Episode 12: Ryan Stock & Mindful Living

Episode 12: Ryan Stock & Mindful Living

On Episode 12 we are joined by Ryan Stock, a former collegiate athlete and coach and the founder of MindSport. His experiences as a coach and player led him to starting the athlete meditation app, MindSport, which in turn led to the writing of his book “Buddha Was A Baller”.  His experience with struggles with anxiety, frustration, dealing with difficult times, and remaining present in his life as an athlete and coach led to his introduction to meditation and mindfulness.

In the episode we talk about the many similarities between mindfulness and intuitive eating. Removing judgement and creating space for self-love can be a powerful catalyst for creating a happier, healthier life. Hear more about how you can get started with letting go of judgement in your daily life. Plus, stay tuned after the episode for some Q&A about intuitive eating vs. mindful eating…are they the same thing?



Show Notes

Episode 11: Kathleen Meehan & Addressing Thin Privilege

Episode 11: Kathleen Meehan & Addressing Thin Privilege

On Episode 11 we are joined by Kathleen Meehan, a registered dietitian with an active presence on Instagram. She tackles the topic of thin privilege for us, and this episode explores how we can become more aware of privilege and the role it plays in compassionate healthcare. This is a must-listen episode for anyone who recognizes the need to acknowledge and address thin privilege in conversations about food and nutrition.

Although Kathleen is currently living in Houston, TX, she is originally from New England, where she earned both her undergraduate nutrition degree and a master’s from Boston University. Kathleen has worked in traditional RD roles and has experience as a clinical dietitian and in nutrition counseling on a college campus. Now, Kathleen sees clients virtually using a non-diet, weight inclusive framework. As a true lover of food, Kathleen is eager to help people explore their relationship with food while reexamining what being healthy really means.  

When not working with clients or passionately posting on instagram, Kathleen enjoys finding for travel deals on google flights, attempting to balance a love of reading with a love-hate of mindless tv, and all sorts of movement, from restorative yoga to cycling to hiking in her hometown in Vermont. Enjoy!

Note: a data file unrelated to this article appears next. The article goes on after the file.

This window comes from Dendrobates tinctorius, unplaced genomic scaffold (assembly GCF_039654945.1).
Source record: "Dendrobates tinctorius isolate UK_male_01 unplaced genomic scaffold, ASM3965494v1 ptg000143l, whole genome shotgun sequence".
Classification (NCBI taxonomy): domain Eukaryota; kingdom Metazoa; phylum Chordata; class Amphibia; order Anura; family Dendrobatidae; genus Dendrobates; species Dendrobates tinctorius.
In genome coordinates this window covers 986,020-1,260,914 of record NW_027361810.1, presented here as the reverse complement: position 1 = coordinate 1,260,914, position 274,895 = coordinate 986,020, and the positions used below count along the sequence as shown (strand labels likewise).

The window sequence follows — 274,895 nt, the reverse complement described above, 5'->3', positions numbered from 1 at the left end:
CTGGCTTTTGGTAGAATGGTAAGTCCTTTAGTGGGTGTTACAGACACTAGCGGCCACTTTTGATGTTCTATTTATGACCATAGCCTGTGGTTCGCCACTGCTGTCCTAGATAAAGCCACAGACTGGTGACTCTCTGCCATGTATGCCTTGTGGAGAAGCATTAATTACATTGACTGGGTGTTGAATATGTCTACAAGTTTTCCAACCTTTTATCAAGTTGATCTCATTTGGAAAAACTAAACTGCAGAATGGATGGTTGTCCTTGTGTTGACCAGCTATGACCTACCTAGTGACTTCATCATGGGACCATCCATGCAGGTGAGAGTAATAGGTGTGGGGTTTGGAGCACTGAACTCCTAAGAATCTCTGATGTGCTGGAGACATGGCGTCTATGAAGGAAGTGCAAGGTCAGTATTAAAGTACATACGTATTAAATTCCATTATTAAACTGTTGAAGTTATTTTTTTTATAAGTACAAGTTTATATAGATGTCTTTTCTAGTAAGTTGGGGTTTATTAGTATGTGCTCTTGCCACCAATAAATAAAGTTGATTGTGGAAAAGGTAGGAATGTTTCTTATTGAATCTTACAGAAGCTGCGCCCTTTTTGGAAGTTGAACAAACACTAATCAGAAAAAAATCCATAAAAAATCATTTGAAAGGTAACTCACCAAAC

Show Notes

Gut Health, GI Symptoms and Disordered Eating

Digestive issues, how to heal digestion, and the gut microbiome are all trendy topics lately. Our culture is obsessed with the gut microbiome and because of this, we become obsessed with every symptom happening during normal digestion. If we have bloating or gas, we immediately assume that it was something we ate and we have a food intolerance or allergy. Maybe not always… but maybe you’ve been there and know what we mean! Of course, medically diagnosed food allergies are no joke and should be taken seriously.

If you have a diagnosed food allergy, we encourage you to work with a Registered Dietitian and/or Physician.

But the main point is that we have become hypersensitive to everything happening during the digestive process, even if it’s totally normal and it’s just our bodies doing their thing.

The Gastrointestinal System 

The gastrointestinal (GI) system is extremely complex and there is a LOT happening between the time you eat something, and the time it is eliminated. We definitely don’t want to minimize any type of uncomfortable digestive symptom you may be experiencing because that is 100% real and 100% frustrating.

But, unfortunately, it’s not usually one food, one pill, or one supplement that will magically make these uncomfortable symptoms disappear, despite what our culture says.

Often, chronic dieting, chaotic eating, restriction, binge eating, purging, laxative abuse, stress, disordered eating and eating disorders disrupt our body’s normal digestion and can lead to uncomfortable digestive symptoms such as: heartburn, constipation, diarrhea, bloating, abdominal distention, nausea and feeling full quickly. So, before you jump to eliminating another food or food group, hear us out! These topics could all be posts of their own, but we’ll briefly touch on them here.